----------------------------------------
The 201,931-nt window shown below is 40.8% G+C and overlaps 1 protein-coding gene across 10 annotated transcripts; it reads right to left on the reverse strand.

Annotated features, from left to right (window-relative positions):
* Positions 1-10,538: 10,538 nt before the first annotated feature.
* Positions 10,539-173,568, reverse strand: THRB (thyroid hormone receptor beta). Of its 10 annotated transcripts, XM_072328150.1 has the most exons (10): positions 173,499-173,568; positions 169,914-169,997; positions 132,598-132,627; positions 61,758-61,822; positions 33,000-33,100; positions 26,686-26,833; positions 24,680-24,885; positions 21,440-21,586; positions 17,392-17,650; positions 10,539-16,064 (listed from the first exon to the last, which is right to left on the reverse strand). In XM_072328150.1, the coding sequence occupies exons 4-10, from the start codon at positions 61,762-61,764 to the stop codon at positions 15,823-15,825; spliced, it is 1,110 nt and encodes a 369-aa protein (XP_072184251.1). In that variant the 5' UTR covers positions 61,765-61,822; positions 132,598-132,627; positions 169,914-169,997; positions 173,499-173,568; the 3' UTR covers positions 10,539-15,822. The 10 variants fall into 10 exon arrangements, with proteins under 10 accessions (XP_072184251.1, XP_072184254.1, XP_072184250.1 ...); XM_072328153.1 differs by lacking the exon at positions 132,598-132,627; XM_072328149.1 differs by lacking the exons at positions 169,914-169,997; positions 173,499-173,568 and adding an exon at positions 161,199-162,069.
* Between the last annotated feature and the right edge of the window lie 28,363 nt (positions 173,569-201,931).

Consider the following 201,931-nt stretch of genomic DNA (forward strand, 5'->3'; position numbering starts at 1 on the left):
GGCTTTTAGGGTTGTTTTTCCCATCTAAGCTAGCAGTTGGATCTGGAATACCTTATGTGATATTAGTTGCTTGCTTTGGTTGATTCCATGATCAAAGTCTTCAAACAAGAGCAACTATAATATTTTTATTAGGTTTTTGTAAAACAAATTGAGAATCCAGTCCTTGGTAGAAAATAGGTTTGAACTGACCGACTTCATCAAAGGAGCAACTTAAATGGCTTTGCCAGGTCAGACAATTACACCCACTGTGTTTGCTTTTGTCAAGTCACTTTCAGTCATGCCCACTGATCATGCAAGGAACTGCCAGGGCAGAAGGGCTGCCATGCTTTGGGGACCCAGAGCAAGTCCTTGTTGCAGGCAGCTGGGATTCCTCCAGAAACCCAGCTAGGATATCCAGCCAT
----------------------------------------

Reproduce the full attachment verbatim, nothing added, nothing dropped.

The 201,931-nt window shown below is 40.8% G+C and overlaps 1 protein-coding gene across 10 annotated transcripts; it reads right to left on the reverse strand.

Annotated features, from left to right (window-relative positions):
* Positions 1-10,538: 10,538 nt before the first annotated feature.
* Positions 10,539-173,568, reverse strand: THRB (thyroid hormone receptor beta). Of its 10 annotated transcripts, XM_072328150.1 has the most exons (10): positions 173,499-173,568; positions 169,914-169,997; positions 132,598-132,627; positions 61,758-61,822; positions 33,000-33,100; positions 26,686-26,833; positions 24,680-24,885; positions 21,440-21,586; positions 17,392-17,650; positions 10,539-16,064 (listed from the first exon to the last, which is right to left on the reverse strand). In XM_072328150.1, the coding sequence occupies exons 4-10, from the start codon at positions 61,762-61,764 to the stop codon at positions 15,823-15,825; spliced, it is 1,110 nt and encodes a 369-aa protein (XP_072184251.1). In that variant the 5' UTR covers positions 61,765-61,822; positions 132,598-132,627; positions 169,914-169,997; positions 173,499-173,568; the 3' UTR covers positions 10,539-15,822. The 10 variants fall into 10 exon arrangements, with proteins under 10 accessions (XP_072184251.1, XP_072184254.1, XP_072184250.1 ...); XM_072328153.1 differs by lacking the exon at positions 132,598-132,627; XM_072328149.1 differs by lacking the exons at positions 169,914-169,997; positions 173,499-173,568 and adding an exon at positions 161,199-162,069.
* Between the last annotated feature and the right edge of the window lie 28,363 nt (positions 173,569-201,931).

Consider the following 201,931-nt stretch of genomic DNA (forward strand, 5'->3'; position numbering starts at 1 on the left):
GGCTTTTAGGGTTGTTTTTCCCATCTAAGCTAGCAGTTGGATCTGGAATACCTTATGTGATATTAGTTGCTTGCTTTGGTTGATTCCATGATCAAAGTCTTCAAACAAGAGCAACTATAATATTTTTATTAGGTTTTTGTAAAACAAATTGAGAATCCAGTCCTTGGTAGAAAATAGGTTTGAACTGACCGACTTCATCAAAGGAGCAACTTAAATGGCTTTGCCAGGTCAGACAATTACACCCACTGTGTTTGCTTTTGTCAAGTCACTTTCAGTCATGCCCACTGATCATGCAAGGAACTGCCAGGGCAGAAGGGCTGCCATGCTTTGGGGACCCAGAGCAAGTCCTTGTTGCAGGCAGCTGGGATTCCTCCAGAAACCCAGCTAGGATATCCAGCCAT